DR NG'ANG'A: Myths About Suicide
1 months ago, 14 Sep 15:49
Do you know that every 40 seconds, someone in the world commits suicide? According to the World Health Organisation (WHO), over 800,000 people die due to suicide every year and it is the second leading cause of death in 15 to 30 year-olds. It is, also, thought that for every successful suicide, there are 25 failed attempts.
Suicide in African communities is considered a taboo topic and most people are ill informed and ill equipped to handle it. It is for this reason that we need to debunk myths surrounding this issue.
Myth:Talking about suicide is a bad idea, it may give someone the idea to try it.
Fact:Suicidal people have no outlet for their thoughts and concerns. They often feel isolated and alone. They also feel that they will burden others with their issues and opt to keep to themselves. This can be catastrophic. If you are concerned that someone may be suicidal, open up the discussion about it — it could save a life. People who have felt suicidal will often say what a huge relief it was to be able to talk about their dark thoughts. Talking about it often helps them realise that there are other options to suicide.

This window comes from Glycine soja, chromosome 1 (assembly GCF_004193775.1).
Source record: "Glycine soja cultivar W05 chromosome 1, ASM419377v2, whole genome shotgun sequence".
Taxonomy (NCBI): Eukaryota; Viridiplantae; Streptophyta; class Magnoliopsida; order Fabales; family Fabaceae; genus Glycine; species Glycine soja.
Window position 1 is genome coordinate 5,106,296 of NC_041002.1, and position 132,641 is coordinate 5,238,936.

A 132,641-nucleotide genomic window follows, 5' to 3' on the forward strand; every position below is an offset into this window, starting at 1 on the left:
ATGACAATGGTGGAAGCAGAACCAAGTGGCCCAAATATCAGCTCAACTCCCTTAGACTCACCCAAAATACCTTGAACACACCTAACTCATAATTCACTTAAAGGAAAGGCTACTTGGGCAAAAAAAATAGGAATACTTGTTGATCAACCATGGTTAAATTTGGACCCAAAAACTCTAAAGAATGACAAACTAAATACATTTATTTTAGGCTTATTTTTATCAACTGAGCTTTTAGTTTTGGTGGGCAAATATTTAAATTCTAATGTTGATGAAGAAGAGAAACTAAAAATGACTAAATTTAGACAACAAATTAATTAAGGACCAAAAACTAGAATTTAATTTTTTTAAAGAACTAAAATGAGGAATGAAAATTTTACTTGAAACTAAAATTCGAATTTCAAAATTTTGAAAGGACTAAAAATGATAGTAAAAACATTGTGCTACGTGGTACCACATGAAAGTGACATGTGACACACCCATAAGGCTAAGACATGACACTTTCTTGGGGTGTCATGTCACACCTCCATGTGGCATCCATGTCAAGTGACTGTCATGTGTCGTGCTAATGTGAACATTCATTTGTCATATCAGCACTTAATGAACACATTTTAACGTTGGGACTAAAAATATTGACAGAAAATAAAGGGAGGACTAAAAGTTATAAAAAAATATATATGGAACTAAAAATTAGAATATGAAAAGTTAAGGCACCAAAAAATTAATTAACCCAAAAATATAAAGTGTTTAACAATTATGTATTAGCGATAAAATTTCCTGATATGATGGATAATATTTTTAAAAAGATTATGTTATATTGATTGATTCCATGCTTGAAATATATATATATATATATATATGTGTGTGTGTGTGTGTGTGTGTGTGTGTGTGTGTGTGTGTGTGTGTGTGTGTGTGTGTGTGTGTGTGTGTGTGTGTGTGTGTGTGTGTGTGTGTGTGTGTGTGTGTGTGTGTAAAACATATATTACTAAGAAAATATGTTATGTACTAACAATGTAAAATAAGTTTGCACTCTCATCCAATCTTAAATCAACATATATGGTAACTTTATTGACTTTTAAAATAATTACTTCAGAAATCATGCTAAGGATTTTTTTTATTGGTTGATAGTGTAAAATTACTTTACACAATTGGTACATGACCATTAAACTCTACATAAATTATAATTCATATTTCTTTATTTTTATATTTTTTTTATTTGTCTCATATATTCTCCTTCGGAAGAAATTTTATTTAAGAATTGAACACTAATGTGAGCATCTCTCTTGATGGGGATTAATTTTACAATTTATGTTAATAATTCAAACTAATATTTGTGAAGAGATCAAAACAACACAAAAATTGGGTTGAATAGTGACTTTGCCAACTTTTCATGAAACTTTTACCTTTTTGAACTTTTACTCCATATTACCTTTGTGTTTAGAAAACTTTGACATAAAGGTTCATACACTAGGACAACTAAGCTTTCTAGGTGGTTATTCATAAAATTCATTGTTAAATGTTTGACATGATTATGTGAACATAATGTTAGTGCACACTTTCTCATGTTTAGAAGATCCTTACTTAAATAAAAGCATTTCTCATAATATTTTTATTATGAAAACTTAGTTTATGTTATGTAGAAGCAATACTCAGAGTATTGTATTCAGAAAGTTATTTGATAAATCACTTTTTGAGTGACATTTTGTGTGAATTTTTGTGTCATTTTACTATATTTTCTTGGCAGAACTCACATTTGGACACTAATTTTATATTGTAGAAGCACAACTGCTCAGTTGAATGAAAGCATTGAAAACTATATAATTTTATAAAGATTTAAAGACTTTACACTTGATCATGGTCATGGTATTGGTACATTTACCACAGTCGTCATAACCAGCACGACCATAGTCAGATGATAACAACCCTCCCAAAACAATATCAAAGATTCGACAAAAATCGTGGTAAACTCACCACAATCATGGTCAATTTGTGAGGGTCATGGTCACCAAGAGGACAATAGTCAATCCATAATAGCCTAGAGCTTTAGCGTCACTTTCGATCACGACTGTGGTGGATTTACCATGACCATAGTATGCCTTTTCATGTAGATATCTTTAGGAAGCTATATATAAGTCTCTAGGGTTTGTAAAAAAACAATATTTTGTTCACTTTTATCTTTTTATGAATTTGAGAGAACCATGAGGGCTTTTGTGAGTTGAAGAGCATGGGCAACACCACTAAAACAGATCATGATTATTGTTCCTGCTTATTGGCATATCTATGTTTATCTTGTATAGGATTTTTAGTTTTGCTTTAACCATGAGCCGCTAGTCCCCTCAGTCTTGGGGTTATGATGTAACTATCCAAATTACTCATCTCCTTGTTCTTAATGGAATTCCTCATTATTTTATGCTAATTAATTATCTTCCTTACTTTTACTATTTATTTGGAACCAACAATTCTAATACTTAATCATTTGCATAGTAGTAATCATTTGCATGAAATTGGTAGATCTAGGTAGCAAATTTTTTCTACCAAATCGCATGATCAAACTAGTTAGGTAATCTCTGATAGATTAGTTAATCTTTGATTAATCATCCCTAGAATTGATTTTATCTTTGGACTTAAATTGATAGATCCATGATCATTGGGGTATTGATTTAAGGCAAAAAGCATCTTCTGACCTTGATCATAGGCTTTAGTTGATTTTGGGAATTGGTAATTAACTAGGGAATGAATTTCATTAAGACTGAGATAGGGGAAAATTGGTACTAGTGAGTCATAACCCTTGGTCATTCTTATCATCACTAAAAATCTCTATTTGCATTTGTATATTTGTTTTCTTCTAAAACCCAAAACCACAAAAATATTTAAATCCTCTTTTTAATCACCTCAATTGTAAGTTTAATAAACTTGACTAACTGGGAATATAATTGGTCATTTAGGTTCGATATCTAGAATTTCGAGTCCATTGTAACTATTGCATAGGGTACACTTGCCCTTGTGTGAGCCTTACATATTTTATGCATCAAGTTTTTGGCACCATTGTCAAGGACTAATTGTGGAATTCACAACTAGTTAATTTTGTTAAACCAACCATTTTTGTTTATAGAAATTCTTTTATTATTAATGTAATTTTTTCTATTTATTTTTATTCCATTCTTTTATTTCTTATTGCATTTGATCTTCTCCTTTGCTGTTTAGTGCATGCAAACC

Myth:Children and teens cannot get depressed — there is nothing stressful in their lives!
Fact:Children as young as 10 can get depressed. Clinical depression is a mental illness not just a product of social circumstances or age. You can have every material thing you desire but still be depressed.
Myth: Suicide is impulsive
Fact:Suicide is rarely an impulsive action. Most people who commit suicide tend to have had suicidal thoughts long before. In fact, some people even organise their lives and make wills, divide property, resign from work, visit family to say goodbye as part of their plan to commit suicide.
Myth:Stress causes suicide
Fact: Sometimes, relatives of people who committed suicide blame themselves for the event. For example, if a woman leaves her husband and he goes and jumps off a bridge, she and everyone around her may blame her for his suicide. This is the wrong perception of causation of suicide. Suicide has triggers — things that push a suicidal person to kill himself or herself. These include losing a loved one, losing a job, going bankrupt. The person was thinking about killing himself and his wife leaving him was just the trigger. She is not to blame for his choices and actions.
Myth:Inability to cope with depression is a sign of weakness
Fact: Unfortunately, the word ‘depression’ is used loosely to mean ‘low mood’ — this gives us the impression that you can ‘snap out of it’ if you have sufficient willpower. This is, however, not true for clinical depression. This is an illness that has been found to result in changes in the brain chemical balance and must be viewed as such. You cannot ‘snap out’ of clinical depression and your ability to cope with it has nothing to do with moral strength ...
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